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Funding

Funding

Ten years of rapid growth

FAO's work in emergencies is almost exclusively funded from extra-budgetary resources provided by Member Countries and Intergovernmental Organizations (such as the European Union, International Financial Institutions, or other United Nations Agencies).

FAO solicits donor support on behalf of affected countries mainly through the inter-agency Consolidated Appeals Process (CAP) and other emergency or transitional appeals as well as strategy papers/updates.

In the past decade, FAO’s emergency programme has grown from USD 160 million in 2002 to over USD 400 million in 2011.

This growth has been supported by more than 100 resource partners, including 50 FAO member countries and the European Community, as well as numerous pool funding mechanisms such as the Common Emergency Relief Fund (CERF), and other UN Trust Funds at country level.

FAO’s main resource partners for emergency activities over the last ten years have been (in order of importance):

Major Contributors 2013
(USD Million)

European Union 60.8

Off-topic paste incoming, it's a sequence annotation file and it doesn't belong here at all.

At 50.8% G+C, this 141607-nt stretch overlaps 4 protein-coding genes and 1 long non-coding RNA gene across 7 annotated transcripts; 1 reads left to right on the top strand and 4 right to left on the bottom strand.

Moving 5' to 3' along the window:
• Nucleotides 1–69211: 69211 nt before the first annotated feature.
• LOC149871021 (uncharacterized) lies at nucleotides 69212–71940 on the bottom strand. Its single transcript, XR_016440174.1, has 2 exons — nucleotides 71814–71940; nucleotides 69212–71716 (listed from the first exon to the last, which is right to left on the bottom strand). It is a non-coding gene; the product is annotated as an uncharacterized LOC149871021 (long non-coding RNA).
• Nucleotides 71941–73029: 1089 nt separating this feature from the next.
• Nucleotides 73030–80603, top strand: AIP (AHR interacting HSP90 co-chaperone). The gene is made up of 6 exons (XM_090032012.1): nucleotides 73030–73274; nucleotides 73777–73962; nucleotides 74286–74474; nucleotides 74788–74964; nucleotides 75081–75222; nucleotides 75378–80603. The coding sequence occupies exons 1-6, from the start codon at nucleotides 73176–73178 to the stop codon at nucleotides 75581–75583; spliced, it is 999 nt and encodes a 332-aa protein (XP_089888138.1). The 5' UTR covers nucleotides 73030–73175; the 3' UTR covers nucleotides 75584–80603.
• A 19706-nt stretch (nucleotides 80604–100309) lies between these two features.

USA 41.1
OCHA/CERF 36.2
United Kingdom 35.7
Japan 14
Belgium 12.3
Switzerland 7.9
Netherlands 6.9
Norway 6.6
UN Trust Fund - DRC 6.6

Total contributions for 2013:
USD 306 million

The European Union, the UN Office for the Coordination of Humanitarian Affairs (mostly through the Central Emergency Response Fund), the USA, Sweden, Belgium, the United Kingdom, Spain, Canada, Japan, Norway, Italy, the Netherlands, Australia, South Africa, France, Germany, Switzerland and UN trust funds at country level, of which the two main ones are: The Common Humanitarian Fund in Sudan and the Democratic Republic of the Congo Pooled Fund.

Rapid response fund

To enhance FAO's capacity to deal rapidly with an emergency situation, a Special Fund for Emergency and Rehabilitation Activities (SFERA) was established in April 2004.

SFERA provides FAO with the flexibility and financial means to react promptly to humanitarian crises even before donor funding is secured.

For example the fund allows:

  • early participation in interagency needs assessments initiation of coordination activities in support of all actors involved in agricultural relief
  • timely preparation of context-specific emergency programmes

It also enables the Organization to acquire logistical equipment and agricultural inputs for the quick launch of field activities.

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